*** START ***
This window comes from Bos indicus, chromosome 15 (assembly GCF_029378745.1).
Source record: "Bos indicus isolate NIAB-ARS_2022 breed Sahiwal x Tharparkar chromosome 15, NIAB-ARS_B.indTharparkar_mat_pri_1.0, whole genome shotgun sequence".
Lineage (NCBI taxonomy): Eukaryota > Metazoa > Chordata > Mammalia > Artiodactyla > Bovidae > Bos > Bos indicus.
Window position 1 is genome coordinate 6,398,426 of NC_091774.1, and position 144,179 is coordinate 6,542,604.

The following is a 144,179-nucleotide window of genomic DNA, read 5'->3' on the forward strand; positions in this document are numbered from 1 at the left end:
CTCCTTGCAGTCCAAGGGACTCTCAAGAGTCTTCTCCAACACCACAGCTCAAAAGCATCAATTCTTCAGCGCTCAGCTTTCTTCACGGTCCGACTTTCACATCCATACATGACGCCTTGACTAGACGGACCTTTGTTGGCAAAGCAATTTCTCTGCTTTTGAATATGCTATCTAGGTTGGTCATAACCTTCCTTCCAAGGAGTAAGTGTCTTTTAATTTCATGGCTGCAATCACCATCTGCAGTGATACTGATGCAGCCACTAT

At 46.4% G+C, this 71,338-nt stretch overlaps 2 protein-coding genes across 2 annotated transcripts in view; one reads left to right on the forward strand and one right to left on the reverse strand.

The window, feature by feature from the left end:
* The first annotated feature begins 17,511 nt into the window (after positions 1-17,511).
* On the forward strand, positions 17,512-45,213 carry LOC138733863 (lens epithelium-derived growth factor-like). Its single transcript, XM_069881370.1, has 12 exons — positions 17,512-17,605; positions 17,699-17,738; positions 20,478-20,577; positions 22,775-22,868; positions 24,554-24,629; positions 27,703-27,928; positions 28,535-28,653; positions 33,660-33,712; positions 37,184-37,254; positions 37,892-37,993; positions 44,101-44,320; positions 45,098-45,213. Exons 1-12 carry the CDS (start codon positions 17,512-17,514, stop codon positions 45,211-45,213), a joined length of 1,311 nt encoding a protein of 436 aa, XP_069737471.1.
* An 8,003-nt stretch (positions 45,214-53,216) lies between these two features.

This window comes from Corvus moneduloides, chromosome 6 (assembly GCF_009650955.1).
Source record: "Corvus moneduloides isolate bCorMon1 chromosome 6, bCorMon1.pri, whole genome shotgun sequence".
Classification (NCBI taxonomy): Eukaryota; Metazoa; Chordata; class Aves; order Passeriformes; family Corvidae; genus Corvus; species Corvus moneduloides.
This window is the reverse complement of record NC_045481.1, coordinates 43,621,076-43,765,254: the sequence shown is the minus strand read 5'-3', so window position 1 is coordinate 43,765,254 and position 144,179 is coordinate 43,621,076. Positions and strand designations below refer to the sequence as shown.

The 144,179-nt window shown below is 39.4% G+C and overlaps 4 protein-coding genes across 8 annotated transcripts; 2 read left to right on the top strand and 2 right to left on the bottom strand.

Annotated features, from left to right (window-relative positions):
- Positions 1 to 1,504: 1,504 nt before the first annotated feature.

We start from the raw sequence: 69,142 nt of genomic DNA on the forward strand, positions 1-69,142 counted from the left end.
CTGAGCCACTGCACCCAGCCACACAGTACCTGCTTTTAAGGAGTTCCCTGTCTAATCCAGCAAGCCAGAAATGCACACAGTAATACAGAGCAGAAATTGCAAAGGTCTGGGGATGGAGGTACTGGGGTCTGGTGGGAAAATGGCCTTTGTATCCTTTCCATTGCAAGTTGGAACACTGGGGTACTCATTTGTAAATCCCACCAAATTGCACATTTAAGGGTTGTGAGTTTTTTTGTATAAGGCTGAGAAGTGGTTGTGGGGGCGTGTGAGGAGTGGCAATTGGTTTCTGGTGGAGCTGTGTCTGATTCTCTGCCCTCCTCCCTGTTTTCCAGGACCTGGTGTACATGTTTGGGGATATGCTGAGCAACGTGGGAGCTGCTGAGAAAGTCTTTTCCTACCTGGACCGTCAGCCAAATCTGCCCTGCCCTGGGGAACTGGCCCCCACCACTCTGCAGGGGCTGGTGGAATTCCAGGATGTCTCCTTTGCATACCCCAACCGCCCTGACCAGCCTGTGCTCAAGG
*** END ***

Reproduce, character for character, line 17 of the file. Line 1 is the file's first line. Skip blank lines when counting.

Annotated features, from left to right (window-relative positions):